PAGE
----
He should be especially glorified for his spiritual courage in the grievous years of 1928- 1937. He lived in the South of Russia and was respected for his spiritual deeds and his fearless professing of the true Russian Faith. Metropolitan Anatole suffered a slow martyrdom from the hands of the communists, who cruelly persecuted and humiliated him. Even before entering high school he dedicated his life to the service of God. After high school he was accepted by the Academy of Kiev, and while studying there, took the vows of monkhood. Soon after graduating from the Academy, the Rev. Anatole was ordained bishop. Bishop Anatole, young and inspired, won the hearts of his spiritual children. His ever increasing popularity was noted, of course, by the usurpers of power of the Russian government. Bishop Anatole was one of the first to be arrested by the communists. For a long time he languished in the prisons of the GPU(pre-KGB). During the hours of questioning the mild prelate was outrageously beaten by magistrates, to the point that his jaw was permanently injured, so that his speech at times was not quite distinct. Two of his ribs were also injured. Bishop Anatole spent a long time in the prison hospital. His wounds had hardly healed when he was exiled to Solovky to the harsh conditions of a labour camp for the most dangerous political "criminals", especially for the clergy. Severe frosts, lack of satisfactory nourishment, and very heavy labour broke the health of the already not too robust bishop. He suffered this oppressive life for seven years. He owed his survival there only to the most unselfish care of his younger sister, whom he had raised as a daughter. She had left everything to follow her brother into exile. Upon release from exile, Bishop Anatole was promoted to the rank of Archbishop of Saratov and Samara. Shortly after this, he was taken ill with an ulcer of the stomach—the result of hardships suffered while at the labour camp. Upon recovery, he was appointed head of the Odessa-Kherson diocese in the South. He arrived in Odessa in the darkest hour of its existence. All religious affairs were in the hands of the NKVD inspector-of-the-cults, Vishnegorodsky at first, and later Baranovich. Both of them fully enjoyed using their power to inconvenience and humiliate the head of the local churches. The Archbishop was frequently ordered to get out of bed in the middle of the night and report to the NKVD headquarters. Sometimes the inspectors would appear in church during solemn services on an important holiday, and issue the same order. In such instances, the otherwise meek and humble Archbishop Anatole would curtly tell them that under no circumstances would he stop the church ritual; that he would come only after officiating in the church. His refusals were so positive that even the NKVD messengers gave up, inwardly furious. At the end of four or five hours of Church service, the Archbishop would hurry to the NKVD, without time to rest or eat. There he was kept waiting for one or two hours more, just to repay him for the delay. When he was finally received, Baranovich would stamp his feet and shout at the Archbishop, just as if he were a disobedient slave. Such were the conditions under which this highly respected priest carried on his spiritual work. The hardest trial for him was the arrest of almost all the clergy and the best preachers of Odessa in 1931. All of them (more than 20), were exiled during the same year, when the sacrilegious closing and destroying of the churches started. The majestic Cathedral of the Transfiguration was blown up before the eyes of the Archbishop, as was the beautiful Church of the Archangel Michael in the Devichy Monastery; the military Cathedral of St. Serge, and the churches of the port and many others. The repressions and persecutions of the clergy increased, leaving clergymen without food and lodgings. They found refuge in the Archbishop's home, while he himself went about to different government organisations pleading humbly for assistance and mercy for his unfortunate colleagues. But he was met only with mockery and insults. In 1932, Archbishop Anatole was promoted to the rank of Metropolitan. He remained head of the Odessa-Kherson diocese until his arrest in August, 1936. Before his arrest, Metropolitan Anatole had to suffer the humiliation of being dismissed by Baranovich and forbidden to perform church services. Upon his arrest, Metropolitan Anatole was removed to Kiev where he was kept under severe conditions for about six months. He again suffered from ulcer of the stomach with complications which affected his legs. Metropolitan Constantine, Exarch of the Ukraine, succeeded in obtaining permission for him to see his sister before he left for exile. The poor woman later told, with sobs, how Metropolitan Anatole was led into the room of their meeting supported on both sides—having nearly lost the complete use of his legs. In spite of his condition, Metropolitan Anatole was taken into exile by "etape". He was purposely placed among the gangs of the worst criminals, who systematically robbed him on the way. The sick prelate was actually forced by gun-butts to walk from one stop to another, farther and farther to the North, with no time to rest. When he collapsed in a dead faint, he was lifted onto a truck; but as soon as he regained consciousness he was forced again to walk. Men who witnessed the tortures of the saintly man, later declared with tears, that it would have been more merciful to have shot him on the spot. On the way, Metropolitan Anatole caught croupous pneumonia, but even this did not stop his tragic march. By winter he had reached his place of exile and, in the Far North, dying he pleaded for permission to see his sister, who had managed to reach his place of exile. The sister had received only postcards from him on which he had written: "I beg you to do everything you can. Plead, pray, implore, but obtain the permission for our meeting. I yearn before my death to see your dear face and bless you." But the meeting was not to be; the permission was refused. When Metropolitan Anatole was on the point of dying, the communists came to him and demanded his Gospel and his priest's cross. The Gospel was snatched from out of his weakened hands, but he clung to his cross. Protecting it on his chest with numbed hands, he fell back and died (1938). His body was thrown into a common grave in the frozen earth of the far North.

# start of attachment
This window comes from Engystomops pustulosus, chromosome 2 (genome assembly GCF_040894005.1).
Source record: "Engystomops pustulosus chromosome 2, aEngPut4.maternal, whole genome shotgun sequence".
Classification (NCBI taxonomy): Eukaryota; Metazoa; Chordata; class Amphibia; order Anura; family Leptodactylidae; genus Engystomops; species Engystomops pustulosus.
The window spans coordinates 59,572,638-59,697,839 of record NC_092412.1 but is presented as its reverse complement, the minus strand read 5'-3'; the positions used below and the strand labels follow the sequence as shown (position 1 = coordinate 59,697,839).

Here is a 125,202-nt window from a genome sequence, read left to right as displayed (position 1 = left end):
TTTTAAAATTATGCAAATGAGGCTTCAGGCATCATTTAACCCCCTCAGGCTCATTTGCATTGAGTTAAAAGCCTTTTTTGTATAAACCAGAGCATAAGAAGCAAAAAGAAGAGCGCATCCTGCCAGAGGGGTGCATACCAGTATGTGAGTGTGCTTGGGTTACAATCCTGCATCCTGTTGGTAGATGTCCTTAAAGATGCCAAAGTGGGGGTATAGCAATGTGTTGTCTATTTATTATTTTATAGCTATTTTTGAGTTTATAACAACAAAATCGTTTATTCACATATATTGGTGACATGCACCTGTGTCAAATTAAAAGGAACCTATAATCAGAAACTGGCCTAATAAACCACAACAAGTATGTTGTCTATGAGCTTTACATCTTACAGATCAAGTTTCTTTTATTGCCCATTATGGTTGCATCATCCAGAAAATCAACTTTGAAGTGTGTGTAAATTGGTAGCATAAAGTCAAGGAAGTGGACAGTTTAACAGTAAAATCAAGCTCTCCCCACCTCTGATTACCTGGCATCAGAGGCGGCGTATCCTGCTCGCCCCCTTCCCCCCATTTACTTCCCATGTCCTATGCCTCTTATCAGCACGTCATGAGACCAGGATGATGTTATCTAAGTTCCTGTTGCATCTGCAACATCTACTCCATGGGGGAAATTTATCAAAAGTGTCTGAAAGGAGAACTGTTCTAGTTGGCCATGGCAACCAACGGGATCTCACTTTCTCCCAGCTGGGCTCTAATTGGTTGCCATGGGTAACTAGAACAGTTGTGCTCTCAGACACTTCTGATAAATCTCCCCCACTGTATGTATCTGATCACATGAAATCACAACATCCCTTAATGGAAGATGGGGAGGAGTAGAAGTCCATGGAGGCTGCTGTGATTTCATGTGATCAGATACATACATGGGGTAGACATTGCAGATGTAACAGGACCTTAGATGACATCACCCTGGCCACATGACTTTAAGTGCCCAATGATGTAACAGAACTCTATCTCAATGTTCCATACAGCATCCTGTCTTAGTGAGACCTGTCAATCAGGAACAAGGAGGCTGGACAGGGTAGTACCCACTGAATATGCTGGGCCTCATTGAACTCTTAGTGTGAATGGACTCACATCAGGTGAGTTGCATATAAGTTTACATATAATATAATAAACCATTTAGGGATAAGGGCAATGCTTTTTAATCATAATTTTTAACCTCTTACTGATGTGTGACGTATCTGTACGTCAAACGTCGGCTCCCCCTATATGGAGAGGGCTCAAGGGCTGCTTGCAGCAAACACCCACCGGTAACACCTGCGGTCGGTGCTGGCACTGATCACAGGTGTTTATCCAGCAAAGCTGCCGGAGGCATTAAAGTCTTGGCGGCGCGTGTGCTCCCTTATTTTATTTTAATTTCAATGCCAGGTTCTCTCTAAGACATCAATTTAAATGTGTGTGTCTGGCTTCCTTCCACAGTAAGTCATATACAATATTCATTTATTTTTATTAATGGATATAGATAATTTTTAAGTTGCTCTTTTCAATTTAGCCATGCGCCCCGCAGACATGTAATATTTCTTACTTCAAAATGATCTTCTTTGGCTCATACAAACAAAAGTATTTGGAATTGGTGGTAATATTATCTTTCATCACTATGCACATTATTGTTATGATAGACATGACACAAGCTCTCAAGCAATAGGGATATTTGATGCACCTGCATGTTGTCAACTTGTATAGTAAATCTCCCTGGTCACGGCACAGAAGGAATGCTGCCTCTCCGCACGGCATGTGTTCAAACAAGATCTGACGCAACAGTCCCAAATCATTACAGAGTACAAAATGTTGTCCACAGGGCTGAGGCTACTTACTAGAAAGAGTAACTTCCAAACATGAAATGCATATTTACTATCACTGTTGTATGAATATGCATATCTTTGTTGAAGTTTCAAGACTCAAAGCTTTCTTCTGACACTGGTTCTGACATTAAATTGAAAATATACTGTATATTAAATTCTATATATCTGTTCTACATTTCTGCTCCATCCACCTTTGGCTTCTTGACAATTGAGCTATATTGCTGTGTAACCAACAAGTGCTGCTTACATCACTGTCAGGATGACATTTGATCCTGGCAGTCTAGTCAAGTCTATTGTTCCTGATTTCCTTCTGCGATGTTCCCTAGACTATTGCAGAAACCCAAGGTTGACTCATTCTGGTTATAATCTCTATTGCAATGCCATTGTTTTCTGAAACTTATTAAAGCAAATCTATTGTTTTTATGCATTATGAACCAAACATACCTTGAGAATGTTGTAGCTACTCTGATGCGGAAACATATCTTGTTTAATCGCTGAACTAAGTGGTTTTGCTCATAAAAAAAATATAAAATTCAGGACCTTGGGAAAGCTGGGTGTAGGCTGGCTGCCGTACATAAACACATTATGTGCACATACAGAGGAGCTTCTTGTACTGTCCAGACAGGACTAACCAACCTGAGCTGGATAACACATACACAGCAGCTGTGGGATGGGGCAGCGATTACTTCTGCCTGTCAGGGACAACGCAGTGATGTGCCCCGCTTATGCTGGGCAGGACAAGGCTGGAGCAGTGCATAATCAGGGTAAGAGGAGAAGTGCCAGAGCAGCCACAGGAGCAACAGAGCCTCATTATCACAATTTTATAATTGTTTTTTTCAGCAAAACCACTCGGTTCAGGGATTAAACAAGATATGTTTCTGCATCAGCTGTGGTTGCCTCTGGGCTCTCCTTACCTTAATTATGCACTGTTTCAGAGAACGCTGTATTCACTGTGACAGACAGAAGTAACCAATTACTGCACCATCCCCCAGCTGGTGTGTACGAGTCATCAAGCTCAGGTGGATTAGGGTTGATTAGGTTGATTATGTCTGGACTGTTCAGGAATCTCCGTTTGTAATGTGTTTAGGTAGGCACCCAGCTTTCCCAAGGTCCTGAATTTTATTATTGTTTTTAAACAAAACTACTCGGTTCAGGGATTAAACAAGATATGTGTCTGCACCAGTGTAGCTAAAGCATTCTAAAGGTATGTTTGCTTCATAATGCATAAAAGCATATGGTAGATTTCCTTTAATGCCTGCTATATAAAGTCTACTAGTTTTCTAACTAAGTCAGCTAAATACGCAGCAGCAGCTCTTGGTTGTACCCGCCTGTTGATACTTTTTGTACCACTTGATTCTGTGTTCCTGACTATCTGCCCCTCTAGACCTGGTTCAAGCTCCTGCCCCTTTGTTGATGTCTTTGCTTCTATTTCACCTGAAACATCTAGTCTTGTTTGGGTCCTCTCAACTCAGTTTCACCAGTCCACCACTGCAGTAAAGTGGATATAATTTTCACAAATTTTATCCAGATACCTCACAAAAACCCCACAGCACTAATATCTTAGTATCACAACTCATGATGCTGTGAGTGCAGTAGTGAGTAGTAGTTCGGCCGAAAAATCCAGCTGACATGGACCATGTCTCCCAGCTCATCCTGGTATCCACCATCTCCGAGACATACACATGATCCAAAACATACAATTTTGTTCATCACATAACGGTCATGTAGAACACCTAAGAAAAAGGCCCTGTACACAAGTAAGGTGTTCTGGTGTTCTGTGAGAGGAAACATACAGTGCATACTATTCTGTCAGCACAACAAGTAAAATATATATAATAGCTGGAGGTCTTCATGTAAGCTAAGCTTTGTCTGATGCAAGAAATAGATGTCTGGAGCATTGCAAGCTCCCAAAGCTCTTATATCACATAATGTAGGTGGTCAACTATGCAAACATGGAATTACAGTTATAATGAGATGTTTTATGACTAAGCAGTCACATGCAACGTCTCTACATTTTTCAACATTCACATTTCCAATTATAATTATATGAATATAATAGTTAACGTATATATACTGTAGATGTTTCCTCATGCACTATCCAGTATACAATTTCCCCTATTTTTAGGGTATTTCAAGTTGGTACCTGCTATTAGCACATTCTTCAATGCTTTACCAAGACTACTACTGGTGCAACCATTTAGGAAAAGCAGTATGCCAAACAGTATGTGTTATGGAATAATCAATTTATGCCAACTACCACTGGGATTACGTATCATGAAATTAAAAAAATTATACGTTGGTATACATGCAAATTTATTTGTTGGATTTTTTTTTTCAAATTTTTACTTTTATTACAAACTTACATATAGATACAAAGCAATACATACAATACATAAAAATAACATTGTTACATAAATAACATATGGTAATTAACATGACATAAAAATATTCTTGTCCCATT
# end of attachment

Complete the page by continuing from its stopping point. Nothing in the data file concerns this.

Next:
On the same day: Our Holy Father Prochorus the Orach-eater (1107)